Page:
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Ally Beres MH248 Music Historiography II April 18, 2014

Babbitt, Milton. “Who Cares if You Listen?” High Fidelity (Feb. 1958): 244-250

OPINION EDITORIAL Who Cares if You Listen? (Babbitt) Allison Beres
The issue of aesthetic judgment has been a prominent, unresolved issue throughout all of time. Often times, especially in the arts, the average observer feels as though his or her opinion is credible enough to be heard and taken seriously. In his article, Babbitt addresses the opinion of the average observer, or in his words, “layman,” as one solely supported on the mere attendance of a concert or performance without valid support. Everyone has the right to his or her opinion and whether or not to share it with the general public. That is not to say, however, that all opinions should be thoroughly scrutinized as if stated by a highly regarded scholar. The only advantage or, possibly, disadvantage that musical scholars have over the average listener is their high level of musical education, experience, and training. With their vast amount of theoretical knowledge, aural training, and compositional experience, they are able to more deeply analyze a piece of music. Their thoughts go beyond simply listening for pleasure and feeling, but more towards listening for musical structure and even personal gain. Such scholars listen for harmonic analysis, orchestration, melodic organization, etc. In doing so, they compare themselves to other composers or performers, possibly making note of what they could improve upon or what strengths they have over another artist. Babbitt argues that general public’s viewpoints and opinions on his music are irrelevant and criticisms of such music should be left to specialists. Similar to Babbitt’s school of thought, I also believe that the average audience’s opinions should not be taken into great consideration when describing or defining a true work of art. Contrary to Mr. Babbitt’s narrow-minded views of this type of musical analysis and criticism, I feel as though the general public’s opinion should not be entirely disregarded. Yes, the opinions of experts in a particular field have slightly more

value than that of the average observer, but it does not mean that one should classify those other opinions as insignificant. The opinion of an average listener on a piece of music is less focused on musical structure and technicalities, but more so on how that piece makes one feel and what emotions it evoked from the listener. These feelings come from an inner and honest place and, therefore, cannot be denounced as insignificant. Whether it is a sense of discomfort, sadness, or great joy, there is no changing the first impression that a piece of music leaves on an audience member. In a sense, this opinion can be of more value to the composer. Depending on the reaction of the general audience, the composer will realize whether or not the intended message of the work was truly conveyed to the audience. However, one cannot simply support their answer with “I just don’t like it,” or begin to list reasons that have nothing to do with the actual performance, like the temperature of the room or discomfort in the seats. First impressions often have great value in our lives, but that does not mean that we can completely shun a piece of music or work of art after hearing it for the first time. It may not have been the most pleasing piece of music one has ever heard, but other compositions in the same style may leave the listener with another impression. I am a firm believer in the fact that you must try something more than once over time to know if you are indeed opposed to it. When the average person attends a concert of new musical works, he or she will either enter with great naivety and ignorance about the music, or with a predisposition from other people. Opinions, positive or negative, of highly regarded individuals, such as scholars or composers, can be easily translated to those of the general public, but if the average listener can support their opinion with hard evidence, then why not listen to it?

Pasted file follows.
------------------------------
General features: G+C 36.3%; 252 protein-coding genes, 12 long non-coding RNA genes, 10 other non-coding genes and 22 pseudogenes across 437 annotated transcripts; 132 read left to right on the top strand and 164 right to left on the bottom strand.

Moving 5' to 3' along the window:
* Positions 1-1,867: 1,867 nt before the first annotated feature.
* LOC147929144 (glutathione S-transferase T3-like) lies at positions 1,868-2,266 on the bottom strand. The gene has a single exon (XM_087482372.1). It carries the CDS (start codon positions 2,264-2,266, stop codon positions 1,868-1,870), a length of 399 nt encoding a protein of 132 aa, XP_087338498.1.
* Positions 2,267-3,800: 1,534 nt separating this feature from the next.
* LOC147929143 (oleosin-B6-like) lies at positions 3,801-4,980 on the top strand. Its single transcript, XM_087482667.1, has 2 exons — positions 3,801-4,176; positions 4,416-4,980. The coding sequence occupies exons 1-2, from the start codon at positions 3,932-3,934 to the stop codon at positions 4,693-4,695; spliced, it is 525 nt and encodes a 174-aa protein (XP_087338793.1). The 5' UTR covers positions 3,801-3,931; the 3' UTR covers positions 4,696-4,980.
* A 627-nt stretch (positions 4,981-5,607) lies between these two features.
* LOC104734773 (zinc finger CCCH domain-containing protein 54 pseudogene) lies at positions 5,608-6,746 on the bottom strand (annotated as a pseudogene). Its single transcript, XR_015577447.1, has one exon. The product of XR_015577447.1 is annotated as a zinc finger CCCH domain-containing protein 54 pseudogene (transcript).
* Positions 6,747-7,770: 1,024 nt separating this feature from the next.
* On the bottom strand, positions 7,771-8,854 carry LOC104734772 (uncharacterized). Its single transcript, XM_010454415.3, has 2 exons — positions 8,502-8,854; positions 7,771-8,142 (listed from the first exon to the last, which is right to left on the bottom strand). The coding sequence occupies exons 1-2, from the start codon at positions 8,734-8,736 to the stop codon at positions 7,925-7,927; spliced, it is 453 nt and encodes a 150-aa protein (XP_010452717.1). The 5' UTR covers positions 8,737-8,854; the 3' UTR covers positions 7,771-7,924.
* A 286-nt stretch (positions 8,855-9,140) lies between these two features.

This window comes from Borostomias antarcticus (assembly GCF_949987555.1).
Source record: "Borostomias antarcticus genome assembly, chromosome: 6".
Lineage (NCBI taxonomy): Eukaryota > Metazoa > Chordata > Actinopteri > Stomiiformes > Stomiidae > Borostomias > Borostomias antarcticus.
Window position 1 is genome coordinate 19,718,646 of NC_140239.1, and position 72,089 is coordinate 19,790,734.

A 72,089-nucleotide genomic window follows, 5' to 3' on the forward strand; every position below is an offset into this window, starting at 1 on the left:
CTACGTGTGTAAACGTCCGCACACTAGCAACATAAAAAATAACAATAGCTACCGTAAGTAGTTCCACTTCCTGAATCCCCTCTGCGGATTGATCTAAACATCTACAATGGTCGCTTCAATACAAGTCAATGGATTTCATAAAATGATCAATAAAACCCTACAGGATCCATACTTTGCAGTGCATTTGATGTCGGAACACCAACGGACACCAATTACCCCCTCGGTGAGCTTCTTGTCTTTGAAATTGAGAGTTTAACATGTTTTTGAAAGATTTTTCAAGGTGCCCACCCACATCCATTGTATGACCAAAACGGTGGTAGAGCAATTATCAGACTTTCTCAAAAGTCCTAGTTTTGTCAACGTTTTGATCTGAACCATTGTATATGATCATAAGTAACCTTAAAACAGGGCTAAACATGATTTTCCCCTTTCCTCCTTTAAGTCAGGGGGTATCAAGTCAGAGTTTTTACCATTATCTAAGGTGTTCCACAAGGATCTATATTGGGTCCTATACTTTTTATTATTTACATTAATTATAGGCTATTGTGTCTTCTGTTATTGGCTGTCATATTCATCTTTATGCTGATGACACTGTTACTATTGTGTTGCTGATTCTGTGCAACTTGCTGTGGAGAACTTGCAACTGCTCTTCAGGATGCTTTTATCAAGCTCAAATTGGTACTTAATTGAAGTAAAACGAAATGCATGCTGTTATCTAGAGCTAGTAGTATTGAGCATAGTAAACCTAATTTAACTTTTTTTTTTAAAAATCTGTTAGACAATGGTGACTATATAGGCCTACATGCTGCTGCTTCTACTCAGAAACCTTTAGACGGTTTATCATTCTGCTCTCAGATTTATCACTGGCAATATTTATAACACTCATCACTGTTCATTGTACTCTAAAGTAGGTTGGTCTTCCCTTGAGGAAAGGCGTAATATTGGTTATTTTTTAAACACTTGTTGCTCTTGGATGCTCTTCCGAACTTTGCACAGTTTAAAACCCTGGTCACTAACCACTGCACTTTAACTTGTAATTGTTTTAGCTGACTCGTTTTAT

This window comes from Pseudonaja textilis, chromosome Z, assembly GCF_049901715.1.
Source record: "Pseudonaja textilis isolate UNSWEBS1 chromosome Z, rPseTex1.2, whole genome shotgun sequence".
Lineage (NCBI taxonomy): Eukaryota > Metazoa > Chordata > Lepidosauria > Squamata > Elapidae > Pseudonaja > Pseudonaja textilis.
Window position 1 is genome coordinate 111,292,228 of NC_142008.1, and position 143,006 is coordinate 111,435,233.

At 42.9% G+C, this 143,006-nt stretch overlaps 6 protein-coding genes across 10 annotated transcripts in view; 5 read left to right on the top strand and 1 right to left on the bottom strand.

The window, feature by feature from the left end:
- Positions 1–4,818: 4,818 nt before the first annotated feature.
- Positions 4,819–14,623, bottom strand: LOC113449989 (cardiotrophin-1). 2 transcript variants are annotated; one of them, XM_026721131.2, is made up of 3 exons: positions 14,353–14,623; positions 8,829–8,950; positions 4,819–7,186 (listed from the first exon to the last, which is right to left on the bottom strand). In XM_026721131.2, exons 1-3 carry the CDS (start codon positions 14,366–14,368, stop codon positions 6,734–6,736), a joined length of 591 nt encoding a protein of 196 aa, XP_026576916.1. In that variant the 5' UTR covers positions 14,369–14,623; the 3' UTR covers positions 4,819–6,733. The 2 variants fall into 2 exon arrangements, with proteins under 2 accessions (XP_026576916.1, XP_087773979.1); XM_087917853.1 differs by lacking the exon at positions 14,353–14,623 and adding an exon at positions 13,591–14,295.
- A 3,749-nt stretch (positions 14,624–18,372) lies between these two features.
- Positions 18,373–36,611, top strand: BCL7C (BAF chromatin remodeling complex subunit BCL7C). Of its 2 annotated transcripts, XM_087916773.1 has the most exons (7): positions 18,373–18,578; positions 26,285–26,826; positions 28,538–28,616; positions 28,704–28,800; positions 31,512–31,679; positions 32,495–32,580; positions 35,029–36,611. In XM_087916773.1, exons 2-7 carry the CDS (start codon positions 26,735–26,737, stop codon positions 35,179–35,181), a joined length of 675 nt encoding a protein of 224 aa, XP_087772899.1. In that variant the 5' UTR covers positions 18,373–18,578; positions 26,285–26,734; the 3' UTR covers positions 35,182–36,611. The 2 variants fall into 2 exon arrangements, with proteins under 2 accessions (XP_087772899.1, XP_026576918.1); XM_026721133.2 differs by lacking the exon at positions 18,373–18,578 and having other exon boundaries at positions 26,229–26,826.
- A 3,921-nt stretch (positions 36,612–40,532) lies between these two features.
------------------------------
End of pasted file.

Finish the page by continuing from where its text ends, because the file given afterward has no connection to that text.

Regardless of whether or not one’s opinion is developed without outside influence, or it is that of someone of higher social status, each statement must be taken into some consideration. In America, everyone has the freedom of speech and no one can take that away from another person. We all get so wrapped up in what people want to hear that we shy away from speaking our minds and being truly honest. It may not always be what one wants to hear, but we are all allowed to express our feelings rather than keeping it bottled up within us. The general public has the ability to share what they want with whomever they desire, but it doesn’t always have to be examined as if spoken by a highly regarded scholar. Ultimately, the composer writes for no one other than himself and can choose whether or not to even acknowledge others’ opinions.